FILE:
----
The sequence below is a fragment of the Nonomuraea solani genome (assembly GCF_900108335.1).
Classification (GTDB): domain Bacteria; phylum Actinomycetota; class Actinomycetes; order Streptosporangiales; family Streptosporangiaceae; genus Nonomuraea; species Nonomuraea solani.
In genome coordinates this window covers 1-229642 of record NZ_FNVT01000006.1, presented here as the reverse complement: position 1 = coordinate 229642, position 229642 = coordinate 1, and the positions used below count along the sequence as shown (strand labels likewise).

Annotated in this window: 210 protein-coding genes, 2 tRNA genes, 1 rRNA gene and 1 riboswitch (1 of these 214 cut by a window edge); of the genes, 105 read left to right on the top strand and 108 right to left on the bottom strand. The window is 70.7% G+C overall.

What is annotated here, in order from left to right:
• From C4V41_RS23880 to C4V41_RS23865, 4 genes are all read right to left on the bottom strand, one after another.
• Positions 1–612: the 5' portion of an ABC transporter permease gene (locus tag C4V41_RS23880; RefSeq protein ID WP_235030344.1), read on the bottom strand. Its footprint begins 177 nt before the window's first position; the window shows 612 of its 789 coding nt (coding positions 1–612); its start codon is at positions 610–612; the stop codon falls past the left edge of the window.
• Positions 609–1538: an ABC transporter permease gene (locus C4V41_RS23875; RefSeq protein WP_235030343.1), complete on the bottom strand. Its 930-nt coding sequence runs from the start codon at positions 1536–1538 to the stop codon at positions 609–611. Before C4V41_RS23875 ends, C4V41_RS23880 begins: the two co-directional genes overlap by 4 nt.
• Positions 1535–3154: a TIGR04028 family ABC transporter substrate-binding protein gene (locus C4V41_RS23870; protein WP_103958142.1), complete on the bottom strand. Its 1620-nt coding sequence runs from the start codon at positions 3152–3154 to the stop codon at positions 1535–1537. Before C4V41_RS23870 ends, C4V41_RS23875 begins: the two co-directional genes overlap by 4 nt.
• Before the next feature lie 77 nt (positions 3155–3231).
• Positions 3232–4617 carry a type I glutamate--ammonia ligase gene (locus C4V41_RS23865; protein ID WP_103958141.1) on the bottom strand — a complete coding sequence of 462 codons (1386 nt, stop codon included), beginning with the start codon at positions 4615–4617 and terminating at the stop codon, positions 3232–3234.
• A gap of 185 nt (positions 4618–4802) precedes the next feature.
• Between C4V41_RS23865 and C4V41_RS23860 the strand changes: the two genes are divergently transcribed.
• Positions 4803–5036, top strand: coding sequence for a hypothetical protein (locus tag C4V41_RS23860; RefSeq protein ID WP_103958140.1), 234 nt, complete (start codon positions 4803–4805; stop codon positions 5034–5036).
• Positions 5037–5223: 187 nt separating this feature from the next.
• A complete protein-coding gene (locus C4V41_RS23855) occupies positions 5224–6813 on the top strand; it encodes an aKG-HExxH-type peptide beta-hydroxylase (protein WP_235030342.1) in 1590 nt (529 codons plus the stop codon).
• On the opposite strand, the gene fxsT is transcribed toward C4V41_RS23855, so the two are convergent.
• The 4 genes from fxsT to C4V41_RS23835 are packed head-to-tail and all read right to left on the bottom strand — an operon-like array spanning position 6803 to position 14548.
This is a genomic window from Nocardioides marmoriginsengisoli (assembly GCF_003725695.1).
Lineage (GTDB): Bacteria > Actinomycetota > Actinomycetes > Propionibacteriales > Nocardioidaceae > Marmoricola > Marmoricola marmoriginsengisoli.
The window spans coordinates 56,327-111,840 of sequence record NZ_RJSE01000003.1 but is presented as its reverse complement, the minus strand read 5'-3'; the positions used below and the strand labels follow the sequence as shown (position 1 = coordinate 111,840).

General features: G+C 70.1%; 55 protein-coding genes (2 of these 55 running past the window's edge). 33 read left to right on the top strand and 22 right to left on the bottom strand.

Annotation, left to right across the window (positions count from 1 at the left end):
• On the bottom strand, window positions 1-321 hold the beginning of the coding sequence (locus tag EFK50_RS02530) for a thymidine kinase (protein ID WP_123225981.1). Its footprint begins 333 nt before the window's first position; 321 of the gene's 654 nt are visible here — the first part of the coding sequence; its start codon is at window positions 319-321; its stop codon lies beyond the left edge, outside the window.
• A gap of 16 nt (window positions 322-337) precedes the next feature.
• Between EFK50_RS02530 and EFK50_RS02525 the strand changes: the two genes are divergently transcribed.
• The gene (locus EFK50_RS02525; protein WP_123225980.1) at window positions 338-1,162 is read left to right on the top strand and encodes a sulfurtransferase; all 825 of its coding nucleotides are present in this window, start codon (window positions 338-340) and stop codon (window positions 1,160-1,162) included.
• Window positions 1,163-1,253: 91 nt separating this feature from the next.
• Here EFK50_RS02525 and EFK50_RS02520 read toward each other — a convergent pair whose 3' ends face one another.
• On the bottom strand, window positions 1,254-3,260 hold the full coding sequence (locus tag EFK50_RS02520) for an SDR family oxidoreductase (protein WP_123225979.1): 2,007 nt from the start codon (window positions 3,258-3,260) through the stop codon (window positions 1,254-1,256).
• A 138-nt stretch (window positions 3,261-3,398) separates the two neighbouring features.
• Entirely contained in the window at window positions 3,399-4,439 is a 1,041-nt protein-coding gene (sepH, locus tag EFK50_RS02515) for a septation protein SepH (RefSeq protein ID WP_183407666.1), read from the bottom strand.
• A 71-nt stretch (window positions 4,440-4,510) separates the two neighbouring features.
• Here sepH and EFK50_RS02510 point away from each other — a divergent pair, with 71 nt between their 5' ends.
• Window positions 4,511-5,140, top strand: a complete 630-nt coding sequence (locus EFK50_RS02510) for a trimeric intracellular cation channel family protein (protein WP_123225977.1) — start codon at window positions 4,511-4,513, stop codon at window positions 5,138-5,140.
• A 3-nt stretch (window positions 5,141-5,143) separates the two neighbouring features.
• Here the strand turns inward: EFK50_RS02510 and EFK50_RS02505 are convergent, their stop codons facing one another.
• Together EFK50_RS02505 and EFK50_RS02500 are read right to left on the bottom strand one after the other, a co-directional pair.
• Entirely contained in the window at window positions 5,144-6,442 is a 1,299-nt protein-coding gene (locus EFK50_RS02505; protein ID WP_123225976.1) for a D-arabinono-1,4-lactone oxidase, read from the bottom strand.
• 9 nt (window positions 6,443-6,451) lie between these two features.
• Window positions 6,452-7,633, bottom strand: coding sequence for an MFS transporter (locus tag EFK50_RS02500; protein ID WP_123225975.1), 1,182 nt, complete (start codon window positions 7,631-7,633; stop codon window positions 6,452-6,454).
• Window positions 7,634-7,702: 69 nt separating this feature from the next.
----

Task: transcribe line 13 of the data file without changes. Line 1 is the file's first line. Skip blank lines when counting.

• Between C4V41_RS23865 and C4V41_RS23860 the strand changes: the two genes are divergently transcribed.